One thing's becoming increasingly clear in the net neutrality debate: No proposal is going to make everyone happy.
And that was particularly apparent following President Obama's statement Monday, which favored creating strong net neutrality regulations. There wasn't much that was new in what he proposed--for example, classifying internet service providers (ISPs) as utilities and regulating them accordingly has been kicked around since 2010.
Nonetheless, the president's plan provoked a firestorm of reaction. While net neutrality proponents enthusiastically supported the proposal, which would fit ISPs under the stringent Title II section of the Telecommunications Act, opponents said the proposal was heavy-handed and would destroy the internet.
More specifically, they say it would impose a 20th-century standard on 21st-century technology. Regulating the internet like a public utility will throttle broadband and internet innovation, critics suggest, and stultify the free functioning of the Web. It would also represent an overreach of the authority of the FCC, they note.
Let's face it, though. The president's plan was just as unpopular as the road map Federal Communications Commission chairman Tom Wheeler floated a week ago. In that plan, Wheeler proposed splitting the difference by regulating ISPs under Title II when it comes to their dealings with other businesses, such as large content providers. When it comes to consumers, ISPs would be regulated under the less stringent section 706 of the Telecommunications Act.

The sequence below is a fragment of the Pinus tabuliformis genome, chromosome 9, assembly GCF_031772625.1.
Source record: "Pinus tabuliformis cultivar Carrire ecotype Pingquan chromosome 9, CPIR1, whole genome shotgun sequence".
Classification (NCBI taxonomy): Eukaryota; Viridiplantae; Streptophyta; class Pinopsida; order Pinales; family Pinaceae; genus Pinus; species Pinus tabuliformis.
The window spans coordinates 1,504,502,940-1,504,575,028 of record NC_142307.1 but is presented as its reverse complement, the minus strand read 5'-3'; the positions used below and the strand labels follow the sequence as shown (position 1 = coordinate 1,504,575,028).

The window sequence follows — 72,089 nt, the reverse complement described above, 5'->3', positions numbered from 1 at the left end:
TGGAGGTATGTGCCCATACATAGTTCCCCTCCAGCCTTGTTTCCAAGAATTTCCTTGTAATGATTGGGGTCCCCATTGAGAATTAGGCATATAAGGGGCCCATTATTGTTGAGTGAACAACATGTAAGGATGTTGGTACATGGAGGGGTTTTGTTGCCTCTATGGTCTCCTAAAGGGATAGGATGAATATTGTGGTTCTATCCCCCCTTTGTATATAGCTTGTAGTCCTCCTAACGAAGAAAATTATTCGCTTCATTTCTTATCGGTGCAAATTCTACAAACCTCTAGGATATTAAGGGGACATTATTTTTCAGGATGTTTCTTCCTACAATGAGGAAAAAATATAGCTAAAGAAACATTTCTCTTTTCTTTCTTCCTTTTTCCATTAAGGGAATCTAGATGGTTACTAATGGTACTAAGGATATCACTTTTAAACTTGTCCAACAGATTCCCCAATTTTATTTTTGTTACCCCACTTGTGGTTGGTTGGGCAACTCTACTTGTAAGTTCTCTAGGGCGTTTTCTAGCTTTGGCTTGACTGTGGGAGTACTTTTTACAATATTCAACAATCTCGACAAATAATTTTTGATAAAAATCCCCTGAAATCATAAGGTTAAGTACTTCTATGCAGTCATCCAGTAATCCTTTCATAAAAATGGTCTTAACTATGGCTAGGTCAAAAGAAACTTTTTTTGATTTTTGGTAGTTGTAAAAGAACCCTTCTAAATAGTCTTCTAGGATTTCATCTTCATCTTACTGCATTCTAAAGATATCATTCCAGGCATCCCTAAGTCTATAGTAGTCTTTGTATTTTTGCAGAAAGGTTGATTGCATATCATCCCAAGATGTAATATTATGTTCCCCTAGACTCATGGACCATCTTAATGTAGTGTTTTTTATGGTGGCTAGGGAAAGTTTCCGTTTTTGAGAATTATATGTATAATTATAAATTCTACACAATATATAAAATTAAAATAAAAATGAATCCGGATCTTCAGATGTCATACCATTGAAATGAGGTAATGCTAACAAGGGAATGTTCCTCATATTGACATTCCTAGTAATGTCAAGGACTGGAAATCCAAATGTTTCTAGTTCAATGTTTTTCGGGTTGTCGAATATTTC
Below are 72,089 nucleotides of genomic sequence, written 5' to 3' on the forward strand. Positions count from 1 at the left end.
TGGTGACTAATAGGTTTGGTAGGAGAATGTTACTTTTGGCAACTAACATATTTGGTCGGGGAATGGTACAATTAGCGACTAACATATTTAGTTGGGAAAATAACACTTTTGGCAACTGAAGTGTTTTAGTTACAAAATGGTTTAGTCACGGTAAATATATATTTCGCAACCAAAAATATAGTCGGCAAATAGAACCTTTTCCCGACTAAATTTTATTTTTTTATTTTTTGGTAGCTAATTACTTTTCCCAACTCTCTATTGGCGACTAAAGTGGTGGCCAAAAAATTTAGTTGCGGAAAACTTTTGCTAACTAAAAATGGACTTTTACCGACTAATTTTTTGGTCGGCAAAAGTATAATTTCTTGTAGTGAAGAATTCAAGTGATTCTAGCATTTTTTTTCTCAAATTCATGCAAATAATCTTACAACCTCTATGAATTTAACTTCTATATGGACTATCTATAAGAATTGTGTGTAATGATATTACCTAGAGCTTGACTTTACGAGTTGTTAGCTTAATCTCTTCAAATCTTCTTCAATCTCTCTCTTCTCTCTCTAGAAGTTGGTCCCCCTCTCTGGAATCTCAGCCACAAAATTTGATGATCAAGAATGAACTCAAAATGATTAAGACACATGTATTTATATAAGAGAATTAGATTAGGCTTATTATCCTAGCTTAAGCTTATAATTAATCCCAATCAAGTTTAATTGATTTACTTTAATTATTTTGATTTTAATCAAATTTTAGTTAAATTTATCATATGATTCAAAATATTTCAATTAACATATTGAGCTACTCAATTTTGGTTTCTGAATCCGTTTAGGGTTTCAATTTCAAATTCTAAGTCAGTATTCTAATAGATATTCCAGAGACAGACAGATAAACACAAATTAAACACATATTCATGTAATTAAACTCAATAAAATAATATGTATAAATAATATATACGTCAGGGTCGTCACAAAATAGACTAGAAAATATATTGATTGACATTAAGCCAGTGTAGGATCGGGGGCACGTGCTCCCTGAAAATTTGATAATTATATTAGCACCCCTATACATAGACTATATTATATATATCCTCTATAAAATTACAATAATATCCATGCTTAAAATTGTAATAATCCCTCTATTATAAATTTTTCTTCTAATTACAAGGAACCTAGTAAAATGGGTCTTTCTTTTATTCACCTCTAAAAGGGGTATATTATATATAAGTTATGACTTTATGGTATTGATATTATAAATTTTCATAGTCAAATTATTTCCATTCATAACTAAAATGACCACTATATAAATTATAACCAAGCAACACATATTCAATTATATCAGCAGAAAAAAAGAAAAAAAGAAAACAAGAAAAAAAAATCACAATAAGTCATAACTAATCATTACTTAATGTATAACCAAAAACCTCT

Opponents said that plan could easily trigger service differences for consumers, including the dreaded fast and slow lanes, depending on how much they are willing to pay. Proponents of Wheeler's hybrid approach, of which there were admittedly few, said the plan might be marginally workable, but probably would not hold up to a court challenge.
Here's a sampling of opinions on the president's net neutrality proposal:
Those in Favor:
David Karp, CEO, Tumblr
President Obama pledged from his first campaign to fight for a free and open internet, and today he delivered on that promise hugely. The White House has drawn a clear line between strong net neutrality rules under Title II and some of the weaker, more risky approaches the FCC is considering.
David Pashman, general counsel, Meetup
The White House has responded ... with unequivocal support for strong net neutrality rules by using Title II to reclassify consumer broadband services as telecommunications services. Meetup has been working with others in the tech community to advocate for this approach to ensure that the internet continues to remain a strong engine for economic activity and a powerful platform to transform people's lives. We are very thankful for the president's leadership on this issue.
Michael Beckerman, CEO, Internet Association
The Internet Association applauds President Obama's proposal for the adoption of meaningful net neutrality rules that apply to both mobile and fixed broadband. As we have previously said, the FCC must adopt strong, legally sustainable rules that prevent paid prioritization and protect an open internet for users. Using Title II authority, along with the right set of enforceable rules, the president's plan would establish the strong net neutrality protections internet users require.
Corynne McSherry, intellectual property director, Electronic Frontier Foundation